Tuesday, August 20, 2013

Narali Bhaat for Narali Poornima (Sweet Coconut Rice)

'Narali Poornima' marks the end of the monsoon season in Maharashtra, India. It is celebrated on the full moon day in the month of 'Shravan'.
Fishermen and fishing community (koli) in Maharashtra celebrate 'Narali Poornima' or the Coconut Festival in a jubilant manner. Singing and dancing are the main attractions of this festival. They worship and offer coconuts to the Sea God 'Samudra' and the Rain God 'Varuna'.
This festival marks the beginning of the new fishing season.
A special sweet rice made with coconut - 'Narali Bhaat' is prepared at most homes on this day.

'Rakhi Poornima' or 'Raksha Bandhan' is also celebrated on this day. This festival celebrates the special bond and the sacred relation between brothers and sisters. The word 'Raksha Bandhan' means the bond of protection. On this day sisters tie a sacred thread which comes in many colors and designs, on their brother's wrist and in return the brothers offer gifts, presents and promise to protect them against all harms and troubles. Well...almost all!

At our homes we celebrate this day by exchanging rakhis and indulging in 'Narali Bhaat'. Every Maharashtrian home prepares 'Narali Bhaat' differently. The main difference is the use of sugar v/s jaggery. Personally I prefer jaggery as I love the mild flavor and the beautiful golden color it gives this rice. Also, that is how my Ajji made it.
I have tried my best to simplify my grandmom's recipe. Hope it does invite you to try this dish out and enjoy an almost forgotten Maharashtrian tradition.

Level: Easy
Serves: 5 - 6 people
Source: Mamata Wagh (Mamata mami)

1 cup rice (uncooked, any variety)
2 cups water, boiling
1.5 cups jaggery, grated
3/4 cups fresh coconut (I used frozen)
1/3 cup ghee
5 - 6 cloves
2 - 3 green cardamoms
1/2 tsp cardamom powder
2 pinches saffron (optional)
1/4 cup milk
2 tblsp cashwenuts, chopped
1 tblsp almonds, chopped
1 tblsp raisins
2 pinches salt

Step 1 - Wash and soak rice in water for 10 mins. Drain out the rice in a strainer and keep aside.

Step 2 - Warm the milk in the microwave for 20 seconds. Add the saffron strands. Mix lightly and let this rest for at least 20 mins.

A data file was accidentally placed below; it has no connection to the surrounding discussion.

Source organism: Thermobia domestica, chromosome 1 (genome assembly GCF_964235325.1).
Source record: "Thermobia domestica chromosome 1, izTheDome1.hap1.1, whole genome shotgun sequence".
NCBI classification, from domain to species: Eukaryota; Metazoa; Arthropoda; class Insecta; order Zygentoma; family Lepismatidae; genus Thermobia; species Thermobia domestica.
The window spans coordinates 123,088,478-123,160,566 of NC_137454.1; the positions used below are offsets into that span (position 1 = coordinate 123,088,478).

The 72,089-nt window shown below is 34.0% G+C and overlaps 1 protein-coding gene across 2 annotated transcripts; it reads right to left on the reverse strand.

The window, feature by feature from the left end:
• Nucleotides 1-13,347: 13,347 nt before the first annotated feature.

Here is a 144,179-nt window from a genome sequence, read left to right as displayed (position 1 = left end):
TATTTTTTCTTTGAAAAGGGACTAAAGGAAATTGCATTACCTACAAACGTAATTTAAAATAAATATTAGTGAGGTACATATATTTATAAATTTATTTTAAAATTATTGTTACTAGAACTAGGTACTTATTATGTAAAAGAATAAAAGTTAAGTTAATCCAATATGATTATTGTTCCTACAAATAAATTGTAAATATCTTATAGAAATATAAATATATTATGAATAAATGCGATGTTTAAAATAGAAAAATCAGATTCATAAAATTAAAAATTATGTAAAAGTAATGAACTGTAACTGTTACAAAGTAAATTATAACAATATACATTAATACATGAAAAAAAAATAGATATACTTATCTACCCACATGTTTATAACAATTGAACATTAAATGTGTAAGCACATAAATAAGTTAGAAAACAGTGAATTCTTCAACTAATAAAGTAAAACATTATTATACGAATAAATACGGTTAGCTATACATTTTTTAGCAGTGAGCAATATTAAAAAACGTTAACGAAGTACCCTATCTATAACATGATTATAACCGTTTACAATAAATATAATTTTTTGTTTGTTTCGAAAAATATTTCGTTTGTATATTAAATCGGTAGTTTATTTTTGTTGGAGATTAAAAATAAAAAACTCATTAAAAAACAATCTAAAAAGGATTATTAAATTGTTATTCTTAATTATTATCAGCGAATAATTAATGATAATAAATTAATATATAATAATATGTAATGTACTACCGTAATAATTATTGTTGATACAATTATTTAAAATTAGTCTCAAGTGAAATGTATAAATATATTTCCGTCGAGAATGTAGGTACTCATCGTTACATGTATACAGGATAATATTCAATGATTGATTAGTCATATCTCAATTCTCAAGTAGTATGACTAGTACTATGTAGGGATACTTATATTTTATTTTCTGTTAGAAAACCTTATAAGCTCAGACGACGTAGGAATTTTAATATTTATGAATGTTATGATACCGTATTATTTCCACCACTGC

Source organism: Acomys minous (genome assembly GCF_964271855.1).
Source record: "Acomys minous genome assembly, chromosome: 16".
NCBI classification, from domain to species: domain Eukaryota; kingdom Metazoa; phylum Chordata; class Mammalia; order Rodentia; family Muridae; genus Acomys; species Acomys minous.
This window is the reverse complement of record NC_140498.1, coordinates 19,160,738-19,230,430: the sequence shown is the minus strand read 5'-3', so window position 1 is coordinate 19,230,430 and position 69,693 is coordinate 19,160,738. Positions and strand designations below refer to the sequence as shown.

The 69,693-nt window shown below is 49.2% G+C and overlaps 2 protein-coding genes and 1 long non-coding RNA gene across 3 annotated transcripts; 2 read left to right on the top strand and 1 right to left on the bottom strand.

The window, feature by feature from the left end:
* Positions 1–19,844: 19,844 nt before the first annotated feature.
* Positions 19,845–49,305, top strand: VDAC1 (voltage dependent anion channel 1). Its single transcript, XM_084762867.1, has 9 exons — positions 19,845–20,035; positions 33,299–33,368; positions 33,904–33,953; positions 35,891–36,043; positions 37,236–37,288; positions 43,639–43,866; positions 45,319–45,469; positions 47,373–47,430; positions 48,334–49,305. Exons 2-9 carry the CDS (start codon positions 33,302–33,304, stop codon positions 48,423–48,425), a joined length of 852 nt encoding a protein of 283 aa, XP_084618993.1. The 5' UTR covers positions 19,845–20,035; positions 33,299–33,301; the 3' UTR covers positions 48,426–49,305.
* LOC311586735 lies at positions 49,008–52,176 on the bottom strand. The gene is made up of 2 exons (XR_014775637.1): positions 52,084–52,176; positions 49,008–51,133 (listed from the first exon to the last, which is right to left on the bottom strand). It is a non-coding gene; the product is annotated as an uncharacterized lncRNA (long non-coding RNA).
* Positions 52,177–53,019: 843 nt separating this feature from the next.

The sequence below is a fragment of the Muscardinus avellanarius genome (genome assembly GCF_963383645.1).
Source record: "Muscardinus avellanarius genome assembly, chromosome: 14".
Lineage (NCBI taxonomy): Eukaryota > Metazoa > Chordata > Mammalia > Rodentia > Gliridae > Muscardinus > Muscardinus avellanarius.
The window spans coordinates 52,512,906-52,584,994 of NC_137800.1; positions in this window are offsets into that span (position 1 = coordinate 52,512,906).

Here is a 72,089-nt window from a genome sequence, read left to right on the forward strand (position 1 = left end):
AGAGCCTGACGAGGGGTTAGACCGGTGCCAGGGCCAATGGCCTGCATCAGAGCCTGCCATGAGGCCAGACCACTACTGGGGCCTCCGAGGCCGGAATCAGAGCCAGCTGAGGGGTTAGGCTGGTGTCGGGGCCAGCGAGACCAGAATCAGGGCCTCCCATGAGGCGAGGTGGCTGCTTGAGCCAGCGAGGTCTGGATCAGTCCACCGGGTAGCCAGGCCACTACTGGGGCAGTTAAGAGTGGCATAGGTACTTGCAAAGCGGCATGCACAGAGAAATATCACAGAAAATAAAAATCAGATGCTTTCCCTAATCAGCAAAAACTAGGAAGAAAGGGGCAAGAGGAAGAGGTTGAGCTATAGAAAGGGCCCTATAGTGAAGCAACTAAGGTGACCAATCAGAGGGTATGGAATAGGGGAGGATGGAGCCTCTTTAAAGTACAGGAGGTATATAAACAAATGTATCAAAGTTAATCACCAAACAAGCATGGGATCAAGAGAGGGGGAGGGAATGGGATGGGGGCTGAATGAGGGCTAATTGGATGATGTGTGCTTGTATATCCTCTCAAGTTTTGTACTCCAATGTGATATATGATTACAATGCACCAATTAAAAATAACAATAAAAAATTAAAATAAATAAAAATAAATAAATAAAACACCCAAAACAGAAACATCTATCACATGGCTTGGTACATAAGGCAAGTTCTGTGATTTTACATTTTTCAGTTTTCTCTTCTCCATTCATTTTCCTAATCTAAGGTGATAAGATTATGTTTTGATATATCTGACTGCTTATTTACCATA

Step 3 - In a rice cooker or a regular pressure pan, heat 1 tblsp ghee. When the ghee heats up, add the cloves and green cardamoms. Saute for a few seconds. Add the strained rice and saute well on medium heat for 4 - 5 mins. Add boiling water and pressure cook the rice for 2 whistles or till done. Once cooled, fluff up the rice with a fork, taking care not to break down the grains and leave aside to cool. Do not get rid of the pressure pan here. We are going to cook the rice in it again.

Step 4 - While the rice is cooking, take a flat pan and heat 2 tblsp ghee. Saute the cashewnuts and almonds till they are light brown in color. Drain onto a paper towel. In the same ghee, saute raisins till they plump up and drain them onto a paper towel. Keep the nuts and raisins aside to cool.

Step  5 - In the same pan, add another tblsp ghee, coconut and jaggery. Saute for 2 - 3 mins till the jaggery melts. Pour the mixture onto a plate. Add the cardamom powder and mix well. Let this mixture warm down a little.

Step 6 - Once your rice and coconut jaggery mixture is ready, take a large pot, add the cooked, fluffed rice, the nuts, saffron along with the milk it is soaked in and coconut jaggery mixture. Gently mix everything together.

Step 7 - Grease the rice cooker/pressure pan with ghee so the rice does not stick to it's bottom. Put the rice mixture from Step 6 into the rice cooker. Pour in the remaining ghee on top. Cook covered for 20 mins on low heat. If your pressure pan is too thin or you plan to use a regular pot, keep it over a pan so the rice gets cooked with indirect heat. You do not want it all burnt up at the bottom.

And we are done!
Serve warm.

This preparation is not supposed to be too sweet. So if you have a very sweet tooth, do add more jaggery.

You can use any dried fruit of your choice and in any quantity as per your preference. I have used raisins, almonds and cashews as I generally have them on hand at home.

Using saffron is optional, but it does give a great aroma and flavor to this dish. Also the dark golden bits in the rice look very appetizing.

In step 6 after you have mixed everything together, the mixture if tasted, will be very sweet. While you cook the rice, all the sweetness in the jaggery gets soaked up and a mild sweet flavor remains.

If you have leftovers, reheating the rice in your microwave will dry out the dish. So sprinkle a little water on the rice and then heat it up. Other option would be to steam this rice in a pressure pan, but that is too labor intensive if you have too little remaining.

Narali Poornima source: here and here!